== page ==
I took The Clan of the Cave Bear by Jean M. Auel away with me to Wales, in the optimistic hope that I would plough through Pride and Prejudice as quickly as I got through Emma. As it happened, it took me longer to read Pride and Prejudice than I'd expected, so I went straight on to The Book Thief, making The Clan of the Cave Bear my return journey reading material.
The Clan of the Cave Bear tells the story of Ayla, an orphaned Cro-Magnon child who is adopted by a tribe of Neanderthals. She looks and acts completely differently from them, but her adoptive mother, Iza, teaches her the ways of the Clan, including their language (a form of sign language as the Neanderthals have a limited ability to vocalise). Despite her attempts to fit in, Ayla struggles as innate skills come to the fore, such as her ability to hunt; a dangerous pastime for a female, who should never touch a weapon. Even though Iza trains Ayla to take over from her as Medicine Woman, it is clear that Ayla will not be able to remain with the Clan forever.
I've read this book several times before and my copy of the series (up to the fifth one, I'm yet to pick up a copy of the sixth) belonged to my Grampy. It's one of those books I like to go back to because it reminds me of him; I can still smell him between the musty pages.
I started it on the day we left Wales and read it on and off all the way up the motorway but my progress slowed down somewhat when I got home. The world in which the story is set is incredibly detailed and I suspect that's part of what slowed me down in the reading. As Ayla grows we learn more and more about the world she lives in. On the one hand, I love this. I love that the story puts me right in the middle of that historical period. Each time I read it, I picture things the same way, and you get so much information about the setting that it's easy to imagine.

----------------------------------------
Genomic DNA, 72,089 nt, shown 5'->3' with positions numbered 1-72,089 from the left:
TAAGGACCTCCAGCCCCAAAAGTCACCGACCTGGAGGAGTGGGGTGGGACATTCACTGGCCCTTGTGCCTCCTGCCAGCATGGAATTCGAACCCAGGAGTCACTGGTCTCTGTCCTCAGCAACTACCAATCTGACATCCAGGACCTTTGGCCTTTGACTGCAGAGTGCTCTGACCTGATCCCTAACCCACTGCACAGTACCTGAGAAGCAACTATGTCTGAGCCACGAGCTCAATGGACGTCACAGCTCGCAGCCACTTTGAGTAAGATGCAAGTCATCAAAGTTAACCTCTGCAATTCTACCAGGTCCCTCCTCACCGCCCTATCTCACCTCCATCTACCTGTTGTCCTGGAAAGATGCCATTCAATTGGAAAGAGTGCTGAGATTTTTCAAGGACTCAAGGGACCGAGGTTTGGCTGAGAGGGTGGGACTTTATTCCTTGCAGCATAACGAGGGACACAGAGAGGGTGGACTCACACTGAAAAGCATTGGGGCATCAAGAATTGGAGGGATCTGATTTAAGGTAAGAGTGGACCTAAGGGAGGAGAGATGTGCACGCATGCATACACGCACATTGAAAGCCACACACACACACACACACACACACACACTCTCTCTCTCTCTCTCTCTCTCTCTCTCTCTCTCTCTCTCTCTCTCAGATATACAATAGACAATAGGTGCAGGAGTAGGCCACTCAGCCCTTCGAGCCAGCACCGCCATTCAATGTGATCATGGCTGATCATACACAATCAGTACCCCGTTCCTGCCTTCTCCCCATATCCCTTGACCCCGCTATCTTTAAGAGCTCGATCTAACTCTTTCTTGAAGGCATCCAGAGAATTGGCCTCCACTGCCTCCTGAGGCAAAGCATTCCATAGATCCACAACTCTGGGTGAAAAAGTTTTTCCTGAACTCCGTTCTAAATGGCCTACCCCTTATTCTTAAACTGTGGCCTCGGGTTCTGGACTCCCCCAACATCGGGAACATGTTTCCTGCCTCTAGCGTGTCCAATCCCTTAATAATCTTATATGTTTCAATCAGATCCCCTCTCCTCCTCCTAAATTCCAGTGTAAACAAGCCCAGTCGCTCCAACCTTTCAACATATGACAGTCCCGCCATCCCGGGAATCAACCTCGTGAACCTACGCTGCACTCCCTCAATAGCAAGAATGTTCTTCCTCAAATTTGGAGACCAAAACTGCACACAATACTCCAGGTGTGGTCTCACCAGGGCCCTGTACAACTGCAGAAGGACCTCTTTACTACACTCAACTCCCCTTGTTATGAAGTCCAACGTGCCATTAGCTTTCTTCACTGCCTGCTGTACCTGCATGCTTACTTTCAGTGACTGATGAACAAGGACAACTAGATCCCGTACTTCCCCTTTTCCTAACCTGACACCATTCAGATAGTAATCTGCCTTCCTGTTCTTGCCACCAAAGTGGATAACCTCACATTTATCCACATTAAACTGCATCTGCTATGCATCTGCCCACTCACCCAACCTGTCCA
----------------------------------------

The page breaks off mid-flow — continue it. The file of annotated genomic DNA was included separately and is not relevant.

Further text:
On the other hand, Auel is obviously really knowledgeable about her subject matter and wants to include everything. That means that sometimes sections read a little bit like encyclopaedia entries rather than as bits of a story. It's something which gets worse as the series progresses as well and I've noticed on occasion I'm skim-reading sections rather than paying attention to them properly, because I want to get on with bits that feel relevant to the story.
Although my progress on the book slowed down once I got home, I sped through the last chunk of the book. It seems as though the action moves along quite quickly once Durc is born. Throughout the book there are leaps forward in time, but they seem to come quicker and span larger periods than earlier in the book. At some of those bits at the end I would've liked a little more detail about what was going on socially in the Clan.
It's only really in writing this review that I've realised how slowly I'm moving through this series. I read The Clan of the Cave Bear in January, The Valley of the Horses in March, and The Mammoth Hunters in May, but I've not touched The Plains of Passage yet. Part of that's because it's on the bottom shelf of my bookcase which I keep skipping when I get to it; partly it's because it's a massive book physically, it's a full inch and a half taller than the first three in the series and about twice as wide, meaning it's entirely impractical to carry around with me; and partly because the encyclopaedic descriptions only seem to get worse as the series goes on, reaching a peak in The Plains of Passage.
That said, I'll probably try and squeeze it in before the end of the year.